First take the north, north-east, and east spins.
North spin is top spin, used in the forehand and backhand drives. The racquet travels from the back of the ball toward its top, making it roll forward.
North-east spin is a combination of top and side spin, used in the Top Slice Serve, which is often miscalled the Slice Serve.
The racquet contacts the back of the ball and travels upward in a north-easterly direction to finish over the top of it. The top spin helps bring the ball down into the court, and the’ side spin makes the ball curve through the air to the left, and bounce to the side.
Twist spin, found in the American Twist Serve, has a great deal of north-easterly kinetic force. The racquet travels across the back of the ball from the south-west to the north-east. The ball curves in an arced flight to the left over the net, yet it bounces high to the right.
Slice, or easterly spin, is used for the slice serve, slice volley or on a high bounding ball. The racquet contacts the back of the ball, and travels across it to the east. Or the racquet may “slice” the east side of the back of the ball. The flight is to the left, and the bounce is low, sliding off to the left.
In discussing north-west spins we can reverse the descriptions of the north-east spins. Thus reverse serves, and left handed or backhand slices are classified in this category.
Next let us consider south, and south-east spins. South spin is back spin. The racquet contacts the ball on the back, and travels downward to finish under the ball. This is found in the true chop. It is used most effectively on drop shots, where a short bounce is desired.
In south-east spin the racquet travels from the back of the ball downward to the right lower “corner.” The ball curves through the air in a lifting flight to the left, and bounces short and low. In cases of extreme spin the ball may reverse its direction on the bounce, thus “breaking” to the right. This spin is most effective on low volleys and drop shots.
South-west spins are the antithesis of south-east spins, and are used in backhands and by left-handed players.
Implications For The Player
The intelligent player must become well acquainted with ball spins and the effect they have on ball flight and bounce. Even though he cannot perfect them all for his own use, he should have sufficient control of ball spins to utilize them in order to attain an all-around tennis game. Two types of change are essential: top spin drives, and slice volleys. A chop can be a deadly weapon when used as a drop shot. A backhand slice is a most useful stroke for defense. Also it is necessary to be able to send the ball with little or no spin. Punch strokes, flat volleys, cannonball serves have increasing importance in modern tennis because of their great speed. Because these strokes can be used only in certain situations, ball spins are still of great consequence.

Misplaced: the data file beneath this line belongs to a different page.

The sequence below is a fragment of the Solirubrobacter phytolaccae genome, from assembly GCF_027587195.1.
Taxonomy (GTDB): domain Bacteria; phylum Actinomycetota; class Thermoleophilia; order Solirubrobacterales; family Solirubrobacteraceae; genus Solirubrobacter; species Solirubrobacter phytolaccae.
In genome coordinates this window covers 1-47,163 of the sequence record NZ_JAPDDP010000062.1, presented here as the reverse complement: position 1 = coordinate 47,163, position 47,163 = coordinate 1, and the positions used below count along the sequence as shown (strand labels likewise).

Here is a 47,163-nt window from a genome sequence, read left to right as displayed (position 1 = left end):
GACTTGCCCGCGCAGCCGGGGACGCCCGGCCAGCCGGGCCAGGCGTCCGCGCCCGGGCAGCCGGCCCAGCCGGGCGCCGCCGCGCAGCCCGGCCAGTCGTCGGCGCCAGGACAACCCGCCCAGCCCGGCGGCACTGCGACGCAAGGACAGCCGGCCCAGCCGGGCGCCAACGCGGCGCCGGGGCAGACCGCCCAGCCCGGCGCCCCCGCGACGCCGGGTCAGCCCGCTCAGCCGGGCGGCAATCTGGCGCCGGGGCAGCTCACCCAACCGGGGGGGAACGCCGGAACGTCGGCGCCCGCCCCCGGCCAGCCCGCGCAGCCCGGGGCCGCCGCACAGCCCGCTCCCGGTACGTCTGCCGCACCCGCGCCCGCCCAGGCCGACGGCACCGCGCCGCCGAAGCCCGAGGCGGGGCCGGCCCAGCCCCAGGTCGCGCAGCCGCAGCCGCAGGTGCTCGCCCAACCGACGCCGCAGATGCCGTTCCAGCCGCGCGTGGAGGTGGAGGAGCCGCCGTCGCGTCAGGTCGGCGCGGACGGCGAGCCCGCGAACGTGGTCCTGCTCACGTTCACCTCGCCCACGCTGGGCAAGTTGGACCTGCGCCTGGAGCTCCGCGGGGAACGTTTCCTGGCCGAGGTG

Through the study of ball spin and flight the player can anticipate the type of ball which comes to him. By watching the racquet of his opponent as it swings to meet the ball he learns the kind of spin the ball will have. His method of handling the ball depends upon the kind of spin, for example:
If he is returning a heavily chopped ball and attempts to top spin drive it he must aim the ball higher over the net than usual. The reason for this adjustment is that this ball is already spinning in a forward direction from his viewpoint. Since a forward rolling ball tends to descend, if the player places more forward roll on it it will drop into the net unless he lifts it enough to allow a wide margin of safety over the net.
To prepare to return a swift top spin drive the player takes up a position well back from the spot where the ball strikes the ground.
To prepare for the return of a slice the player must make allowance for a crooked bounce.
When a chop or under cut ball is anticipated the player moves closer to the spot where the ball will strike.
Since it is an extreme advantage for a player to be able to move up into the court to return the ball, he should anticipate short or back spinning balls and move into a close position in relation to the ball whenever possible